An important aspect of the film is the use of makeup to render some of the actors unrecognizable.
A writer named Adrian Messenger (John Merivale) believes a series of apparently unrelated "accidental" deaths are actually linked murders. He asks his friend Anthony Gethryn (George C. Scott), recently retired from MI5, to help clear up the mystery. However, Messenger's plane is bombed while he is en route to collect evidence to confirm his suspicions and, with his dying breath, he tries to tell a fellow passenger the key to the mystery.
The passenger survives and turns out to be Raoul Le Borg (Jacques Roux), Gethryn's old World War II counterpart in the French Resistance. They join forces to investigate Messenger's list of names, and decode Messenger's final cryptic words. They establish that all on the list were together in a prisoner of war camp in Burma, where a Canadian sergeant, George Brougham, betrayed his fellow prisoners, foiling their escape attempt. Each has a reason to kill Brougham. It evolves that Brougham is their killer, but why? They deduce that he is about to come into prominence and cannot risk being recognised. Gethryn and Le Borg establish that he stands in line to an inheritance of the Bruttenholm family, landed gentry who are friends of Gethryn and the late Messenger, and who avidly engage in fox hunting.
Having disposed of all possible witnesses to his wartime treachery, Brougham (Kirk Douglas) appears at a Bruttenholm estate fox hunt and introduces himself as a member of the family (he has previously been seen only in disguise). It then becomes clear to the visiting Gethryn and Le Borg that Brougham's next victim is to be the young heir, Derek. In an attempt to divert Brougham, Gethryn makes known his investigation of Messenger’s list, calculating to set himself up as the next victim.
That night, Brougham sabotages the next morning’s hunt by laying a drag with a fox in a sack over the fields. He especially marks a blind spot behind a high wall, and moves a large hay tedder behind, intending for Gethryn (who has been given the honor of leading the hunt) to be impaled upon its lethal tines. Unbeknownst to Brougham, his plan goes awry when a farmer repositions the tedder early the next morning. The hunt commences but comes to a halt at the specified spot. Gethryn reveals to the gathered crowd that he discovered and removed the hay-tedder booby trap earlier that morning and, with the help of the lead fox hound, will detect the scent of the culprit amongst a group of hunt saboteurs. Brougham, once again disguised, is identified and runs off, mounting Derek's horse. When Derek shouts a command to the horse, the animal stops short, throwing Brougham and impaling him on the very same machine he intended for Gethryn.Tony Curtis as Cameo (as organ grinder)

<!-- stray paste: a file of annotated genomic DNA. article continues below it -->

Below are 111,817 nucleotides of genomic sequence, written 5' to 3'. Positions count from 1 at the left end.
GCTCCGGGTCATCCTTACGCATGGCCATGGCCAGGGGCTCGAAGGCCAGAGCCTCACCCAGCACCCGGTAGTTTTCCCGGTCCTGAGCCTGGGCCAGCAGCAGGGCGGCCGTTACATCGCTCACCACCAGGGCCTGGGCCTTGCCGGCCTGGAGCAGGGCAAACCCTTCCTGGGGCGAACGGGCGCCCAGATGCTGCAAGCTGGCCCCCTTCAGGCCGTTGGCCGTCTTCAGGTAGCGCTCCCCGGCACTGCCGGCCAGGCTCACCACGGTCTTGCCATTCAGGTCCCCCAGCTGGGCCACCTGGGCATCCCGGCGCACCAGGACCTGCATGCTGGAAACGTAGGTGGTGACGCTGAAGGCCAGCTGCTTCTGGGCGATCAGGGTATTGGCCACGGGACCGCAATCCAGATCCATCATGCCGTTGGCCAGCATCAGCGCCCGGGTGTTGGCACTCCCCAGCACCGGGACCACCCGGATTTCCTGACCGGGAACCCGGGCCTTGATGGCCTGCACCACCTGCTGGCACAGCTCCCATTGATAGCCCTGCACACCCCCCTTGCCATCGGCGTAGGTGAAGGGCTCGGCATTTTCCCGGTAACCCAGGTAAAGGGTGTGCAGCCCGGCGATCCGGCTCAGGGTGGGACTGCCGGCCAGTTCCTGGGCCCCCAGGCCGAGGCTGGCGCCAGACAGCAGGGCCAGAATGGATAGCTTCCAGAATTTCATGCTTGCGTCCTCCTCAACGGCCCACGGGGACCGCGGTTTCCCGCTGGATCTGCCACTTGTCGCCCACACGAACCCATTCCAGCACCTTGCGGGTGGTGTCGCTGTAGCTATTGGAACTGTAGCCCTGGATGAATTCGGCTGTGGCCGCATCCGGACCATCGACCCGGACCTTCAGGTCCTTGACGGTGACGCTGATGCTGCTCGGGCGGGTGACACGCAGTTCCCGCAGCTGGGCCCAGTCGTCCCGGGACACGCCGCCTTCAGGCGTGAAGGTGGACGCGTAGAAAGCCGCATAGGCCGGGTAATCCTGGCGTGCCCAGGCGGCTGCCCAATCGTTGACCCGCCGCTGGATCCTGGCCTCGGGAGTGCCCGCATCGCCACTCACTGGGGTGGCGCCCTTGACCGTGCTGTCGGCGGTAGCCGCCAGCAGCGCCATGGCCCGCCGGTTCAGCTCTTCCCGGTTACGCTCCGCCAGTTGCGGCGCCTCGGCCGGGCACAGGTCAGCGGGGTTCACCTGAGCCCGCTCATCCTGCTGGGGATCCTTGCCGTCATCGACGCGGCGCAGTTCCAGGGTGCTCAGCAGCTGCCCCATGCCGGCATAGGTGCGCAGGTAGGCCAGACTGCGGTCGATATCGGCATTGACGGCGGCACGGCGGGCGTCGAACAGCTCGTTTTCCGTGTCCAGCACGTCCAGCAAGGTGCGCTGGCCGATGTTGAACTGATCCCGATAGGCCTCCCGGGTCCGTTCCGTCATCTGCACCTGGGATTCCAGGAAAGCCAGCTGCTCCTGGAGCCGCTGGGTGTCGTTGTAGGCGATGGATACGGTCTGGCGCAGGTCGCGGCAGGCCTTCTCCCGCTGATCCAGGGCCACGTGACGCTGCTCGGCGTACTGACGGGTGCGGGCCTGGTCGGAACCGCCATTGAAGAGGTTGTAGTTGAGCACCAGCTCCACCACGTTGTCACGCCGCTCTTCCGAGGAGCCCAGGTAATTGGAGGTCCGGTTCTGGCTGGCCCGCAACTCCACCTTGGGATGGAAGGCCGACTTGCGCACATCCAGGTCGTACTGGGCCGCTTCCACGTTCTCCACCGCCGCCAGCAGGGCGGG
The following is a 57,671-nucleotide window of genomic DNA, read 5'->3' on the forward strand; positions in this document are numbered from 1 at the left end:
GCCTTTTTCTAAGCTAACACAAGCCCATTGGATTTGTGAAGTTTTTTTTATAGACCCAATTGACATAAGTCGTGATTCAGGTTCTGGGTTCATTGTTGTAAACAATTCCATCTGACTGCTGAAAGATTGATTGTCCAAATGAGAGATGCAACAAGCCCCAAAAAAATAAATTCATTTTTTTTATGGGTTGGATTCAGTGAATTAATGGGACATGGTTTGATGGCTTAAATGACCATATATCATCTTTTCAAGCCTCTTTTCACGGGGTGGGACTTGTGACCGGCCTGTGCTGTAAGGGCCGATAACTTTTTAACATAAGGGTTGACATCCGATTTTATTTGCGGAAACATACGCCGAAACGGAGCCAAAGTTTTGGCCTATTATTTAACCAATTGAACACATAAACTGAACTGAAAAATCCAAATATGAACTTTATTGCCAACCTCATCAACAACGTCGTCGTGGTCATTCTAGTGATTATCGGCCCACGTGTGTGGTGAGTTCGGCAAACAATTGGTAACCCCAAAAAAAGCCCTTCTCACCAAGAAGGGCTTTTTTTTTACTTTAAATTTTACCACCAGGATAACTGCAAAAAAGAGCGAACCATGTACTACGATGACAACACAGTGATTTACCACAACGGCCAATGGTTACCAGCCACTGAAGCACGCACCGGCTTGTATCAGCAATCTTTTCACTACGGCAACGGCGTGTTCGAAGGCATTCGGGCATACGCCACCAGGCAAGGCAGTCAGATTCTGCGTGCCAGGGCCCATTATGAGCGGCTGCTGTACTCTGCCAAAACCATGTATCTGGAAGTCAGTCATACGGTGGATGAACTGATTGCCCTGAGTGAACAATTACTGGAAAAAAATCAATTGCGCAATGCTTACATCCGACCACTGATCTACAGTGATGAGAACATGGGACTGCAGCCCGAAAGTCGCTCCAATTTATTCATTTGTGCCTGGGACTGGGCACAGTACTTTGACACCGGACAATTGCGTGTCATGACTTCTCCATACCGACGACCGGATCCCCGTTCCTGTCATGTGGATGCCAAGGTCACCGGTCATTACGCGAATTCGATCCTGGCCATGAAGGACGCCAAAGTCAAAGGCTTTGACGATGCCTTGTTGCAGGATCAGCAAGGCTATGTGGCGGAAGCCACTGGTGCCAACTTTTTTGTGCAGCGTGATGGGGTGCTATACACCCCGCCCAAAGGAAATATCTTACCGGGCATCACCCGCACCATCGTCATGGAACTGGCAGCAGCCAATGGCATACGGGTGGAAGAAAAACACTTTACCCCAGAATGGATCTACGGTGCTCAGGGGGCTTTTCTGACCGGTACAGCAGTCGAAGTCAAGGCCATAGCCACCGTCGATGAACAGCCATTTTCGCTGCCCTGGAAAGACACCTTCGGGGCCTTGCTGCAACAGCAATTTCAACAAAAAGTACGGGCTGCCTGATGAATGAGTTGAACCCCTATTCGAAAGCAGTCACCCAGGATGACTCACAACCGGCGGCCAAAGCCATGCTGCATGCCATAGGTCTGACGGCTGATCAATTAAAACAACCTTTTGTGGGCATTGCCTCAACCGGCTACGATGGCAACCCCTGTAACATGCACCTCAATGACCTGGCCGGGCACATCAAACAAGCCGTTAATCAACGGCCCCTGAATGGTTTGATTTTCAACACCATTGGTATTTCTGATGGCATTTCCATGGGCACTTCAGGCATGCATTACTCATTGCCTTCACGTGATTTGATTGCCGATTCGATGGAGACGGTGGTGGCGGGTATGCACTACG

Kirk Douglas as George Brougham / Vicar Atlee / Mr. Pythian / Arthur Henderson
Burt Lancaster as Cameo (as animal rights protester)
Robert Mitchum as Cameo (as Slattery)
Frank Sinatra as Cameo (as Gypsy)
George C. Scott as Anthony Gethryn
Dana Wynter as Lady Jocelyn Bruttenholm
Clive Brook as Marquois of Gleneyre
Gladys Cooper as Mrs. Karoudjian
Herbert Marshall as Sir Willfrid Lucas
Jacques Roux as Raoul Le Borg
John Merivale as Adrian Messenger
Marcel Dalio as Max Karoudjian
Bernard Archard as Insp. Pike
Tony Huston as Derek Bruttenholm (as Walter Anthony)
Ronald Long as Carstairs (as Roald Long)
Director John Huston also gives an uncredited cameo near the film's end, as Lord Ashton.
The List of Adrian Messenger is a relatively modern Golden Age type of mystery with an additional gimmick of its own. A number of prominent Hollywood actors are advertised to appear in the film heavily disguised in make-up designed by John Chambers: Tony Curtis (as an organ-grinder), Kirk Douglas (as the killer), Burt Lancaster (as an old woman—Lancaster in fact only appears in the credits as his part in the film is actually played by Jan Merlin and voiced by an unknown actress), Frank Sinatra (as a gypsy horse-trader), and Robert Mitchum (as the final victim). Their identities are revealed to the audience at the very end of the film, when each star removes his disguise and make-up.There were several screenplay drafts, one by Vertigo co-writer Alec Coppel, before the final draft by Anthony Veiller, who receives sole screen credit.
Character actor Jan Merlin portrays several of the disguised roles in the film, despite attribution to stars such as Kirk Douglas. Merlin later incorporated his experiences working on this production into a thriller novel, Shooting Montezuma (ISBN 1-4010-2823-3).
The film is recognized by American Film Institute in these lists:2008: AFI's 10 Top 10:
Nominated Mystery Film
The List of Adrian Messenger was released on Region 1 DVD by Universal in 2009 as part of their print-on-demand "Vault Series." It is also available on an Australian factory-pressed PAL DVD distributed by Umbrella Entertainment. An original soundtrack recording of the Jerry Goldsmith score was released in 2014 by Varese Sarabande.Beyond Our Ken played on the title of "Messenger" in its ‘film worth remembering, which is more than can he said for the next half hour’ at the start of the fourth programme in the seventh series, first broadcast on 15 December 1963.
Get Smart did a 1970 parody of this movie called The Mess of Adrian Listenger starring Pat Paulsen aka Adrian Listenger alias Ace Weems.
The plot of Red is a variation on that of "Messenger": man coming into prominence needs to bump off old associates.